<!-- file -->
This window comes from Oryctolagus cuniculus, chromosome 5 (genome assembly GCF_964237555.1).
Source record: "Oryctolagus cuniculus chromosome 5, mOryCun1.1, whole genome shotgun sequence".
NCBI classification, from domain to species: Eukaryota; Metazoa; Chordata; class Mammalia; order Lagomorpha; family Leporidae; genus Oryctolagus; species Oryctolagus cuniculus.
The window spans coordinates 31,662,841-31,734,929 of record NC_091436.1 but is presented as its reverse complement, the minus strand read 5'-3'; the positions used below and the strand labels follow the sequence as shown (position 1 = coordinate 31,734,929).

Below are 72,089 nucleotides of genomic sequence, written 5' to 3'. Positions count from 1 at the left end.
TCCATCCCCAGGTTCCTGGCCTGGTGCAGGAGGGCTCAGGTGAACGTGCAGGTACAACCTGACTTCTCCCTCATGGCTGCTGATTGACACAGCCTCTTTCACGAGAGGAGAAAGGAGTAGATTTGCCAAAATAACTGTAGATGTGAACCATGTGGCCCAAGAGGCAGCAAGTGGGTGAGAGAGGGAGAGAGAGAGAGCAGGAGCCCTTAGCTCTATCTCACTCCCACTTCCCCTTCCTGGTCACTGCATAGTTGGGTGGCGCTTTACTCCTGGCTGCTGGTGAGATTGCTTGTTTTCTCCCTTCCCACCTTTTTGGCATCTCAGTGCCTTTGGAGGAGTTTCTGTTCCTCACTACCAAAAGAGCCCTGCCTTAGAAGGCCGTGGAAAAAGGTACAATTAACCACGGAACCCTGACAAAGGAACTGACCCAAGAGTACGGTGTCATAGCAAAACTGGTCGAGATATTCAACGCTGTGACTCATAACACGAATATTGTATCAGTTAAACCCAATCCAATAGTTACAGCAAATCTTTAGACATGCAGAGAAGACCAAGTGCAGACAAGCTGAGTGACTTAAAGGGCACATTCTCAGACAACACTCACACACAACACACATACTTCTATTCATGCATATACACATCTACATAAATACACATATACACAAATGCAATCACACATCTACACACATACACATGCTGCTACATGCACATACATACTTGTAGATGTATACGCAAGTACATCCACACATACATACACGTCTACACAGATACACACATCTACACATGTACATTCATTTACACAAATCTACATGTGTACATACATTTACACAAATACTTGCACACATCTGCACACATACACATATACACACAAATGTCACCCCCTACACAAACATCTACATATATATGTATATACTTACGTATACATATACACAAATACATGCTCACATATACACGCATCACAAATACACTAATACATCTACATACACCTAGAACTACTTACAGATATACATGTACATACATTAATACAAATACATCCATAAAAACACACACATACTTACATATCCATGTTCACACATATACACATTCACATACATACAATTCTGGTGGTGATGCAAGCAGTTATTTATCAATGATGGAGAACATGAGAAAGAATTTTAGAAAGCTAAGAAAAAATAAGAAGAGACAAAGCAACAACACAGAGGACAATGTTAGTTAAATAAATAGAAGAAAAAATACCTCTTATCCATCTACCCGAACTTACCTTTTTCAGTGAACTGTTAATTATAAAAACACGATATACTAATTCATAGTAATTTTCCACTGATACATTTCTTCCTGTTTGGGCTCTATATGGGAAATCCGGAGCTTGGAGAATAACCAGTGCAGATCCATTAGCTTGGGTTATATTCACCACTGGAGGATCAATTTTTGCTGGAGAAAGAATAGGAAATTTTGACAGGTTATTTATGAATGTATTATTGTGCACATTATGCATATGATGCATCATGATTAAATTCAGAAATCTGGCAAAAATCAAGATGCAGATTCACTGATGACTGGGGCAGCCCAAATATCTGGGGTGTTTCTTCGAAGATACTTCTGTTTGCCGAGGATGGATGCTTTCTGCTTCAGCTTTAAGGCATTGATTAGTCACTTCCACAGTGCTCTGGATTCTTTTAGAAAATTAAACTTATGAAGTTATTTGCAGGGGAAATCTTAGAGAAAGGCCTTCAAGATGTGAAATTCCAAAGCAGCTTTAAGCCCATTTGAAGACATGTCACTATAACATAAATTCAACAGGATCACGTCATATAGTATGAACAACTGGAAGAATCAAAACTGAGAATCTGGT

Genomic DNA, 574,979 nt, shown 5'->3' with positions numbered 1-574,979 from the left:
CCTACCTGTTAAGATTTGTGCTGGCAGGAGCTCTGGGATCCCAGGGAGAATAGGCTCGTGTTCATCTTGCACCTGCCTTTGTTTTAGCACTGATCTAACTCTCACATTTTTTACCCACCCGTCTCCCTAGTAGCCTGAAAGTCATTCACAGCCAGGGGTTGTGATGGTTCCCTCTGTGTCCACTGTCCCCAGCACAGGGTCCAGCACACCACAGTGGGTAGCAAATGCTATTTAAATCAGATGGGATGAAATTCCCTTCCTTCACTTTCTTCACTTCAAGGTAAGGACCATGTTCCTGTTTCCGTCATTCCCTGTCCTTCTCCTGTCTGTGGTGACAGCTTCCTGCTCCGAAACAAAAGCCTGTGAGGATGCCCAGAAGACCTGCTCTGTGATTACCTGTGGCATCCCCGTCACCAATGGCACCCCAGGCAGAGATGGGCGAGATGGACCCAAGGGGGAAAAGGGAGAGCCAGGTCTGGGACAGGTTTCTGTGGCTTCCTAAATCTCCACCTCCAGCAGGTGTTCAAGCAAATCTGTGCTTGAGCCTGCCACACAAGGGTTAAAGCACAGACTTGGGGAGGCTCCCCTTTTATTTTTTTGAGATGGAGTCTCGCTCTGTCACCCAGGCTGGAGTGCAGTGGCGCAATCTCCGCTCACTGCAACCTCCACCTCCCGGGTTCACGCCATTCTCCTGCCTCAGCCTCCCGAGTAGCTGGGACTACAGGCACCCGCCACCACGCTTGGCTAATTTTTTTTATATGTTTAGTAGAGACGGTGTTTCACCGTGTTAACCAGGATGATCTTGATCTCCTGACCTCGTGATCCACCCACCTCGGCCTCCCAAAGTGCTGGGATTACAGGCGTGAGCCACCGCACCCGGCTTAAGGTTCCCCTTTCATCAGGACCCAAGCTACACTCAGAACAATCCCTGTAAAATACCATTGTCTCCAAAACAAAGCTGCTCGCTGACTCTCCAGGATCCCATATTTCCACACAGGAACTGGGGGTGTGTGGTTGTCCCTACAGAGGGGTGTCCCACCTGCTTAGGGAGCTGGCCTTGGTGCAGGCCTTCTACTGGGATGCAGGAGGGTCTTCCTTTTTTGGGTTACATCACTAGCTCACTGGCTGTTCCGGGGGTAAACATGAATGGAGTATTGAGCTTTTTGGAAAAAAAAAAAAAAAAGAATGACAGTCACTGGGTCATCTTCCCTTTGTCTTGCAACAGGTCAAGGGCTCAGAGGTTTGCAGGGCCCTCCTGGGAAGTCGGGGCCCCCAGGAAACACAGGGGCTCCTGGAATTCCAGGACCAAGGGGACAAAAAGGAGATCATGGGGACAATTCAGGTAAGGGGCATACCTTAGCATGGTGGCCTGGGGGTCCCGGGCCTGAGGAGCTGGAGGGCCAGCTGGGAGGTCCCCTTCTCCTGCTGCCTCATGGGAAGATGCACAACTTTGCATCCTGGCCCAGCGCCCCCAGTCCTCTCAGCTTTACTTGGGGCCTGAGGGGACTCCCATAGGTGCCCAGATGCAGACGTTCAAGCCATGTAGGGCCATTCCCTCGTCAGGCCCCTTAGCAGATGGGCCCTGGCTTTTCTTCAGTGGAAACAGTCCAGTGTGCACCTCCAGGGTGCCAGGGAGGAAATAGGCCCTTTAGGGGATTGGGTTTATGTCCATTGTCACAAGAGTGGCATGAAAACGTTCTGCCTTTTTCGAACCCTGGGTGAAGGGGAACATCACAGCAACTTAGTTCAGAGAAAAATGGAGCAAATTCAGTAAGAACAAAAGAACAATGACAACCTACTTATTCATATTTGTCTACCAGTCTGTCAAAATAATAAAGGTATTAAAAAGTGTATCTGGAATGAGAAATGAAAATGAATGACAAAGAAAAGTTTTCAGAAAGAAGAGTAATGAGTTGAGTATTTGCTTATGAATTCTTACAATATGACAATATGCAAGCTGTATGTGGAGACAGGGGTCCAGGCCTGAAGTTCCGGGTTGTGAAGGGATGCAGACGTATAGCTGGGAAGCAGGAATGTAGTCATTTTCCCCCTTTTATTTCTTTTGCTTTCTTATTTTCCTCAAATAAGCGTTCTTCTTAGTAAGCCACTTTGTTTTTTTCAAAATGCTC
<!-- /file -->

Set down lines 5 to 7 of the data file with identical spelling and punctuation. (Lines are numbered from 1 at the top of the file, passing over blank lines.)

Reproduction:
Below are 72,089 nucleotides of genomic sequence, written 5' to 3'. Positions count from 1 at the left end.
TCCATCCCCAGGTTCCTGGCCTGGTGCAGGAGGGCTCAGGTGAACGTGCAGGTACAACCTGACTTCTCCCTCATGGCTGCTGATTGACACAGCCTCTTTCACGAGAGGAGAAAGGAGTAGATTTGCCAAAATAACTGTAGATGTGAACCATGTGGCCCAAGAGGCAGCAAGTGGGTGAGAGAGGGAGAGAGAGAGAGCAGGAGCCCTTAGCTCTATCTCACTCCCACTTCCCCTTCCTGGTCACTGCATAGTTGGGTGGCGCTTTACTCCTGGCTGCTGGTGAGATTGCTTGTTTTCTCCCTTCCCACCTTTTTGGCATCTCAGTGCCTTTGGAGGAGTTTCTGTTCCTCACTACCAAAAGAGCCCTGCCTTAGAAGGCCGTGGAAAAAGGTACAATTAACCACGGAACCCTGACAAAGGAACTGACCCAAGAGTACGGTGTCATAGCAAAACTGGTCGAGATATTCAACGCTGTGACTCATAACACGAATATTGTATCAGTTAAACCCAATCCAATAGTTACAGCAAATCTTTAGACATGCAGAGAAGACCAAGTGCAGACAAGCTGAGTGACTTAAAGGGCACATTCTCAGACAACACTCACACACAACACACATACTTCTATTCATGCATATACACATCTACATAAATACACATATACACAAATGCAATCACACATCTACACACATACACATGCTGCTACATGCACATACATACTTGTAGATGTATACGCAAGTACATCCACACATACATACACGTCTACACAGATACACACATCTACACATGTACATTCATTTACACAAATCTACATGTGTACATACATTTACACAAATACTTGCACACATCTGCACACATACACATATACACACAAATGTCACCCCCTACACAAACATCTACATATATATGTATATACTTACGTATACATATACACAAATACATGCTCACATATACACGCATCACAAATACACTAATACATCTACATACACCTAGAACTACTTACAGATATACATGTACATACATTAATACAAATACATCCATAAAAACACACACATACTTACATATCCATGTTCACACATATACACATTCACATACATACAATTCTGGTGGTGATGCAAGCAGTTATTTATCAATGATGGAGAACATGAGAAAGAATTTTAGAAAGCTAAGAAAAAATAAGAAGAGACAAAGCAACAACACAGAGGACAATGTTAGTTAAATAAATAGAAGAAAAAATACCTCTTATCCATCTACCCGAACTTACCTTTTTCAGTGAACTGTTAATTATAAAAACACGATATACTAATTCATAGTAATTTTCCACTGATACATTTCTTCCTGTTTGGGCTCTATATGGGAAATCCGGAGCTTGGAGAATAACCAGTGCAGATCCATTAGCTTGGGTTATATTCACCACTGGAGGATCAATTTTTGCTGGAGAAAGAATAGGAAATTTTGACAGGTTATTTATGAATGTATTATTGTGCACATTATGCATATGATGCATCATGATTAAATTCAGAAATCTGGCAAAAATCAAGATGCAGATTCACTGATGACTGGGGCAGCCCAAATATCTGGGGTGTTTCTTCGAAGATACTTCTGTTTGCCGAGGATGGATGCTTTCTGCTTCAGCTTTAAGGCATTGATTAGTCACTTCCACAGTGCTCTGGATTCTTTTAGAAAATTAAACTTATGAAGTTATTTGCAGGGGAAATCTTAGAGAAAGGCCTTCAAGATGTGAAATTCCAAAGCAGCTTTAAGCCCATTTGAAGACATGTCACTATAACATAAATTCAACAGGATCACGTCATATAGTATGAACAACTGGAAGAATCAAAACTGAGAATCTGGT

Genomic DNA, 574,979 nt, shown 5'->3' with positions numbered 1-574,979 from the left: